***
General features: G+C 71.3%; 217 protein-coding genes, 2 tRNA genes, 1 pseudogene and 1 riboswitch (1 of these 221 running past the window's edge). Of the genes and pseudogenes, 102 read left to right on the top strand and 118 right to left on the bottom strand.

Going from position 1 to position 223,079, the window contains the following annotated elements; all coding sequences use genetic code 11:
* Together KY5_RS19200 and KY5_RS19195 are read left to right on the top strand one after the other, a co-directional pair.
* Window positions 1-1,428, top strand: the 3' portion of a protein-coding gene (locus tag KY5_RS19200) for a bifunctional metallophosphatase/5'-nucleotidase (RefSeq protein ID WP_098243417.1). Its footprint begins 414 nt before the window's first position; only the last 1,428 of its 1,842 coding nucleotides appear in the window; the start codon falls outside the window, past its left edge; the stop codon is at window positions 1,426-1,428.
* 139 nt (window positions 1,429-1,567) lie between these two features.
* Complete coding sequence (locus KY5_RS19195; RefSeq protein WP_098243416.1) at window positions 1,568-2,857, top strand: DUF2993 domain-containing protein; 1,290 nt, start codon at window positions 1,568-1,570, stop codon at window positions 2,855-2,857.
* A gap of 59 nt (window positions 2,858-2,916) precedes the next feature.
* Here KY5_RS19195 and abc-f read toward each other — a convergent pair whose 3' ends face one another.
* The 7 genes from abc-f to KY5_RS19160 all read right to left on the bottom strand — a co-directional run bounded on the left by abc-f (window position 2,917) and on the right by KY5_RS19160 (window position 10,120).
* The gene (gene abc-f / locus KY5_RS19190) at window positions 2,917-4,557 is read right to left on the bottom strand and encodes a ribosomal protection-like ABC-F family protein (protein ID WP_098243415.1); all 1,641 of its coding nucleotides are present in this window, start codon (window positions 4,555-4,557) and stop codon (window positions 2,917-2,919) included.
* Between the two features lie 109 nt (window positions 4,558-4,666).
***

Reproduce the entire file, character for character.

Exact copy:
General features: G+C 71.3%; 217 protein-coding genes, 2 tRNA genes, 1 pseudogene and 1 riboswitch (1 of these 221 running past the window's edge). Of the genes and pseudogenes, 102 read left to right on the top strand and 118 right to left on the bottom strand.

Going from position 1 to position 223,079, the window contains the following annotated elements; all coding sequences use genetic code 11:
* Together KY5_RS19200 and KY5_RS19195 are read left to right on the top strand one after the other, a co-directional pair.
* Window positions 1-1,428, top strand: the 3' portion of a protein-coding gene (locus tag KY5_RS19200) for a bifunctional metallophosphatase/5'-nucleotidase (RefSeq protein ID WP_098243417.1). Its footprint begins 414 nt before the window's first position; only the last 1,428 of its 1,842 coding nucleotides appear in the window; the start codon falls outside the window, past its left edge; the stop codon is at window positions 1,426-1,428.
* 139 nt (window positions 1,429-1,567) lie between these two features.
* Complete coding sequence (locus KY5_RS19195; RefSeq protein WP_098243416.1) at window positions 1,568-2,857, top strand: DUF2993 domain-containing protein; 1,290 nt, start codon at window positions 1,568-1,570, stop codon at window positions 2,855-2,857.
* A gap of 59 nt (window positions 2,858-2,916) precedes the next feature.
* Here KY5_RS19195 and abc-f read toward each other — a convergent pair whose 3' ends face one another.
* The 7 genes from abc-f to KY5_RS19160 all read right to left on the bottom strand — a co-directional run bounded on the left by abc-f (window position 2,917) and on the right by KY5_RS19160 (window position 10,120).
* The gene (gene abc-f / locus KY5_RS19190) at window positions 2,917-4,557 is read right to left on the bottom strand and encodes a ribosomal protection-like ABC-F family protein (protein ID WP_098243415.1); all 1,641 of its coding nucleotides are present in this window, start codon (window positions 4,555-4,557) and stop codon (window positions 2,917-2,919) included.
* Between the two features lie 109 nt (window positions 4,558-4,666).